- Paperback: 288 pages
- Publisher: Simon & Schuster; 1 edition (April 2, 2003)
- Language: English
- ISBN-10: 0743211472
- ISBN-13: 978-0743211475
- Product Dimensions: 5.5 x 0.7 x 8.4 inches
- Shipping Weight: 15.5 ounces (View shipping rates and policies)
- Average Customer Review: 16 customer reviews
- Amazon Best Sellers Rank: #1,710,640 in Books (See Top 100 in Books)
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Fresh Milk: The Secret Life of Breasts 1st Edition
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From Publishers Weekly
Australian scholar and feminist Giles (Dick for a Day) shows the personal is political (and vice versa) in this collection of accounts with commentaries, a look at the pleasures, difficulties and cultural attitudes about breastfeeding. She intersperses comforting images of Madonna-like mother-infant bonding with more disturbing and unexpected scenes: pus- and blood-oozing nipples, the sexuality of breastfeeding, "milkmaid" porn, nipples as technological fetish and a recipe for breast milk ice cream. Giles impressively argues that our culture's mixed message to women-breastfeed for the health of the child, but don't practice that disgusting act in public-reveals a squeamishness about the pure animality of breastfeeding, as well as an unwillingness to come to terms with its inherent sexuality. As Giles comments, "The stories in this book reach toward a wider, and a wilder, space in which breastfeeding might more freely ebb and flow." Drawn from historical research, conversations, questionnaire responses and Giles's own experience, some stories are presented straight from their sources; others are combined and fictionalized. The accompanying remarks are often as long as the stories, and readers may get confused about the identity of the narrator at any given moment. But this collection is sure to provoke deep thought and strong reactions, both visceral and emotional, from revulsion to longing, sometimes both at once.
Copyright 2003 Reed Business Information, Inc.
This is not your typical book on breast-feeding. Giles, author of Dick for a Day, which asked a group of female writers the question, What would you do if you had a dick for a day? turns her attention here to the lactating breast. Ranging in subject from nursing bras to breast-milk banks, the collection includes personal essays, short fiction, and responses to questionnaires. Notable selections include an essay in which a woman expresses indignation over the discovery that her baby was breast-fed by another woman at day care. Despite the ubiquity of images of (nonlactating) female breasts in the media, Giles argues that the topic remains somewhat taboo--at least in circles beyond baby showers and new-mother discussion groups. Even those venues may shy away from such topics as sexual arousal during breast-feeding, or at least be a bit shocked by the essay from an adult-film producer who specializes in "lactation porn" and whose best-sellers include The Battle of the Ultra Milkmaids and Lactation Nation. A fascinating look at breast-feeding as a personal and social phenomenon. Beth Leistensnider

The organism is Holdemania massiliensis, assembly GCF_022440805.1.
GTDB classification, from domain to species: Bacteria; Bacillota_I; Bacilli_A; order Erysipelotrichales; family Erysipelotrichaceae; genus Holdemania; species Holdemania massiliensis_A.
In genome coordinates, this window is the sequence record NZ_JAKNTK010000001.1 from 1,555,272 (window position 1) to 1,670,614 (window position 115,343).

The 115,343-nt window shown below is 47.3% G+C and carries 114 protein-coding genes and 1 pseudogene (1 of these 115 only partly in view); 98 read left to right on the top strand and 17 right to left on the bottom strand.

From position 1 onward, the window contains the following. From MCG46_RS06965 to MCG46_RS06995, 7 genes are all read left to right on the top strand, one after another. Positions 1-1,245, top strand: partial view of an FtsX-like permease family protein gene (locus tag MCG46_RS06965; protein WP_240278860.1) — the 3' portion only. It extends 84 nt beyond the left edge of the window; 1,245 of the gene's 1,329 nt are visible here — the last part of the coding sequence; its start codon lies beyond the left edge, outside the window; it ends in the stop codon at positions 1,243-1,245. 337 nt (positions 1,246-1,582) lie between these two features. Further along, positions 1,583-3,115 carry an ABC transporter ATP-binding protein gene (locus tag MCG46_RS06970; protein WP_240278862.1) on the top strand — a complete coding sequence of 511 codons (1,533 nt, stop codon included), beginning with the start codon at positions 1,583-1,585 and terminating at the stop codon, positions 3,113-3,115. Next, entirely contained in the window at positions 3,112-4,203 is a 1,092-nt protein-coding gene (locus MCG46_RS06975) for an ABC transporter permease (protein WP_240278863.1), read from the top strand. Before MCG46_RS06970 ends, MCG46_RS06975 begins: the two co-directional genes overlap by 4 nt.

Copyright © American Library Association. All rights reserved
Top customer reviews
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Lots of fun.
And no issue, except of course, breastfeeding itself, and how our Western society has changed it from a natural practice into a pseudo-sexual shame, precluding the continuation of age-old practices like wet-nursing and public breastfeeding. This book is a fascinating read, even for the bottle-feeder.
The collection of stories cover an incident where a woman's baby was breastfed by someone else without consent, a father who used to latch his baby onto his nipple to comfort her, a woman who pumped for months after her daughter died -- donating her milk to a milk bank, children who weaned from their mothers very "late", and men who fantasise about lactating breasts.
Fresh Milk isn't necessarily a pro-breastfeeding book. Included are stories by those who never wanted to breastfeed their babies, those who tried and decided it wasn't "for them", and those mothers who "admitted defeat" after battling hard to create a successful breastfeeding team with their baby. For breastfeeding does take two, and both the baby and the mother need to be able to work in tandem to create a breastfeeding success story.
Breastfeeding is as individualistic as women's breasts themselves, and no stories are alike. This collection of essays and interviews are all centred on people who have been touched by breastfeeding, or its absence. As the author writes, "together they extend the boundaries of what we consider normal when it comes to human parenting. They reveal a glimpse into what lactation means to us, and how it might fit more amply into our lives."
Borrow it from the library, buy it for a friend (giving it away only after you've read it first -- it's an easy one to read through quickly), or keep a copy for yourself. This book will provoke thought and discussion on breastfeeding from all perspectives, promoting tolerance and acceptance of a range of views.